News

India Joy Giver Experience – Day 5

Fifth Day of Clinical Work

By Sarah Murrin and Kendall Edmonds
Rajahmundry, Andhra Pradesh, India

 

The Resounding Joy India team’s first site for the day was a care facility for older adults. This was the second time this week that the team facilitated sessions in this location. The team was well equipped and mentally prepared to take on this group of clients for the second time, since they discussed the previous night how to better work with individual clients while still being in a group setting. The group had a wide range of skills and many of them were addressed and driven by the team members. Being able to adapt on the spot seemed to flow and come naturally to the team with this group today since the entire session was very coherent and has been the best one yet.

We first worked one on one with clients that could not join the session that was to follow.  Providing music therapy to these people is extremely important as their daily lives are harder for various reasons. Music therapy allows them to work on things such as pain management, stress and anxiety, as well as motor and tracking skills. After the individual sessions, we started by singing a Telugu song that the group knows to gather them all in the same spot. Once everyone was settled, one of the team members co-led the hello song with Annela and went through and asked each member of the group how they were doing today (also in Telugu).

The team then went into a passive proprioceptive exercise. The team assesses what specific clients needed in that intervention and went right into modeling, or providing hand over hand. The following intervention consisted of using a song with guitar and instruments that were handed out for each client. A couple of times during the song, the SMT prompted the group to stop and the team would track each client and their progress. Some team members worked on range of motion during this intervention as well to get their bodies moving.

The next intervention was a drumming and chant intervention.  One client played the buffalo drum to keep the beat while everybody sang, and then they would pass it to the next person. This was a great intervention for the particular group because it gave them a chance to have control of something which isn’t usually the case in their daily lives. Moving on, the clients were put into groups of 3-4 and given an egg shaker. The SMTs played a melody and sang, giving them specific directions on what to do when they passed the egg. Some examples: pass to the left/right, speed up, slow down, and stop and start at different tempos. This was a really great was to work on tracking as well as getting them moving and interacting with the group.

To finish, Annela played a relaxing improvised melody on a native American flute while two other team members played guitar and drum. This facilitated a relaxing and calm environment. This session encouraged to the team and we felt like it was our best one yet. We are ecstatic that the teamwork that we display on a daily basis really drives our session and gets significantly better every single time.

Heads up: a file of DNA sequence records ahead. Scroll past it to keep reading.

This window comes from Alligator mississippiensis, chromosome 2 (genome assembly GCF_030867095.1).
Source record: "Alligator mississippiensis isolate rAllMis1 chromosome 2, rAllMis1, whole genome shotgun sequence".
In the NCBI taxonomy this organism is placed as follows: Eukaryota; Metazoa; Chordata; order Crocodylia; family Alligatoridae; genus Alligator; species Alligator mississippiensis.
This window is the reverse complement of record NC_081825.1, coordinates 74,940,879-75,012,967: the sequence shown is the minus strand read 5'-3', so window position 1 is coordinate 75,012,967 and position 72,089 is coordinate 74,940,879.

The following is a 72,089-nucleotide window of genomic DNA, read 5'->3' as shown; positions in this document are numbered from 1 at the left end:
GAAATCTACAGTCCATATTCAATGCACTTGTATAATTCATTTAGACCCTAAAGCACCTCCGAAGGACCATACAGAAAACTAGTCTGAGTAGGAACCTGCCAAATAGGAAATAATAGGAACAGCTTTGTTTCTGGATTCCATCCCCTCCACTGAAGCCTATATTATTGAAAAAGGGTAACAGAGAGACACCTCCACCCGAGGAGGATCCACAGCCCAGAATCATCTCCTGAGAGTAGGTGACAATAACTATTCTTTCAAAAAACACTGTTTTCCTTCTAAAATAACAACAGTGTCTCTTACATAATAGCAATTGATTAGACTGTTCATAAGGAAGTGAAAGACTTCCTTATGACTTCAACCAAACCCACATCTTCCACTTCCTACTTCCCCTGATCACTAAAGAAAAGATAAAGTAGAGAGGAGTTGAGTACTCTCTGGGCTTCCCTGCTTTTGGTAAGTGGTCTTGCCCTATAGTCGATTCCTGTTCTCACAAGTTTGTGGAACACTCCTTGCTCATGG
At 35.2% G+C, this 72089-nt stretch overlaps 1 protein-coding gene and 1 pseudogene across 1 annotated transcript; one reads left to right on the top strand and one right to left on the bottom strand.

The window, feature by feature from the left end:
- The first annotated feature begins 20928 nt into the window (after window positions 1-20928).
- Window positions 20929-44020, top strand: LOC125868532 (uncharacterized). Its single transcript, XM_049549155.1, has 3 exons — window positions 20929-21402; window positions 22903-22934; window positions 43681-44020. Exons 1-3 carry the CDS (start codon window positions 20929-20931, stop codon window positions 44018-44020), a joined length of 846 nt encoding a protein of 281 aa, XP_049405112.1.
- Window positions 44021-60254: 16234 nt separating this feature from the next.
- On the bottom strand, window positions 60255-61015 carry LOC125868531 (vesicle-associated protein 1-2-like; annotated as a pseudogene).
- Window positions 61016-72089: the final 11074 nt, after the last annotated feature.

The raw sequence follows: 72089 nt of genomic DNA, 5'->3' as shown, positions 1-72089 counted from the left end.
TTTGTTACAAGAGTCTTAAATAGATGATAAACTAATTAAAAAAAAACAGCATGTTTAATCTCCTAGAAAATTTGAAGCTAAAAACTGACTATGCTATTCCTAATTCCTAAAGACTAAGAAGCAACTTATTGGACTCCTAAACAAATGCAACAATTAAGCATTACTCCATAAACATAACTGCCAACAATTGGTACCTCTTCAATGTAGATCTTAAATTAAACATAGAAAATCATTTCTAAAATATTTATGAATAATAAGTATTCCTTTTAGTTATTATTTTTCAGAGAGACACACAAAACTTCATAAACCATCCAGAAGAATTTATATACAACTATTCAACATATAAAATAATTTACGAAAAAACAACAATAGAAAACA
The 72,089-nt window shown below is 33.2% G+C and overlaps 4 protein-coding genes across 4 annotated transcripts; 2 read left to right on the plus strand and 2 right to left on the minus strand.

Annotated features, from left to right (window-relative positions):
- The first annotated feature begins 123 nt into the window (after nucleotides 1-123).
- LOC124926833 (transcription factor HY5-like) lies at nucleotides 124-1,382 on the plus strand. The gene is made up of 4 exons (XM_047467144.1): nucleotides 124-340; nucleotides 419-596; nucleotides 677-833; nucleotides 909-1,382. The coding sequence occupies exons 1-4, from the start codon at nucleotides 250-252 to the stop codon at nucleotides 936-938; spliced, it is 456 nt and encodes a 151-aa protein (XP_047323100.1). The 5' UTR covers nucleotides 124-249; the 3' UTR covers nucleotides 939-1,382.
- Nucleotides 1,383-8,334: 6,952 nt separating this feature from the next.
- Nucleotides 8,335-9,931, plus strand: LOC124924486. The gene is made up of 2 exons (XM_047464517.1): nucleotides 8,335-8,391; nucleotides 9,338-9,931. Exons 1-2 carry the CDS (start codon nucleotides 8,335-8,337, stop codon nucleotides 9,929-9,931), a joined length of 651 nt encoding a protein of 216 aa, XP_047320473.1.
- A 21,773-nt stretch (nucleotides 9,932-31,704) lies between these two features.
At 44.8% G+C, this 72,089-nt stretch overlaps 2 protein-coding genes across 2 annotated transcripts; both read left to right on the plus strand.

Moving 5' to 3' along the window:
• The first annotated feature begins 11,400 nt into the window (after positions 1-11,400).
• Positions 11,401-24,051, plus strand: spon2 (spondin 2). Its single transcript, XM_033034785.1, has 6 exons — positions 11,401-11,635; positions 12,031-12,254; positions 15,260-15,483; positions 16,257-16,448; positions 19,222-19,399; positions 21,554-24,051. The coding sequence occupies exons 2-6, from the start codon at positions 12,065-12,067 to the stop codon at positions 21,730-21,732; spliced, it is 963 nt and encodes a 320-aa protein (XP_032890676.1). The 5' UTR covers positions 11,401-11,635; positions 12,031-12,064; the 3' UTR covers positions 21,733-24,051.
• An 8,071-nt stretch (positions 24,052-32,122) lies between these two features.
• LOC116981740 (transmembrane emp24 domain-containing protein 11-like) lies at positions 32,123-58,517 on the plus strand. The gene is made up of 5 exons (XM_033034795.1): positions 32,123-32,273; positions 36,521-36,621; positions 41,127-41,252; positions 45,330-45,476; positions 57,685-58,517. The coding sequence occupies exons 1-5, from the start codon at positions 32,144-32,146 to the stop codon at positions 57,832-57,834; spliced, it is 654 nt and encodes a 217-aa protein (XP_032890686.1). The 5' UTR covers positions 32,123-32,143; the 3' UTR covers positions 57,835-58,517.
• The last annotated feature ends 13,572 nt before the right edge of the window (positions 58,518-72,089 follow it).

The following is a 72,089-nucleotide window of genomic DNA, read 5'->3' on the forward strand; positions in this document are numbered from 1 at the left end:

We also got an enriching learning experience at a school for students with special needs.  As it was our first time at this school, we were not sure what to expect. We began with a group music therapy session with eight students and a few mothers. Our team assessed, planned, and adapted by using our routine from the other special needs schools. After a quick snack, we split up into smaller groups with two or three student music therapists and one to four students. Our team was a problem-solving machine. We worked together to overcome the language barrier with music therapy interventions centered on the music.

I learned ways to engage students by asking simpler tasks. Instead of identifying animals or repeating rhythms, my group discovered that it was more appropriate to play the instruments in front of us for a moment and then identify skillsets we could use from there. Each group was able to rotate once to another set of students. My SMT partner and I had the chance to work with a five year-old girl, and we successfully identified that the goal was to engage this child in music play. We sang “In the Jungle” and bounced the child up and down or had her sway in our laps to encourage her to differentiate the verses from the chorus. We learned a lot about communicating with each other during co-facilitated sessions and had a lot of fun doing so.

We ended our session as a group by coming together again with twenty more students from other classrooms. We sang, moved, and played instruments together. It was ideal to have seven SMTs available to assist with this large number of students. We agreed that these experiences offered a lot for us to consider and apply to our sessions back in the US!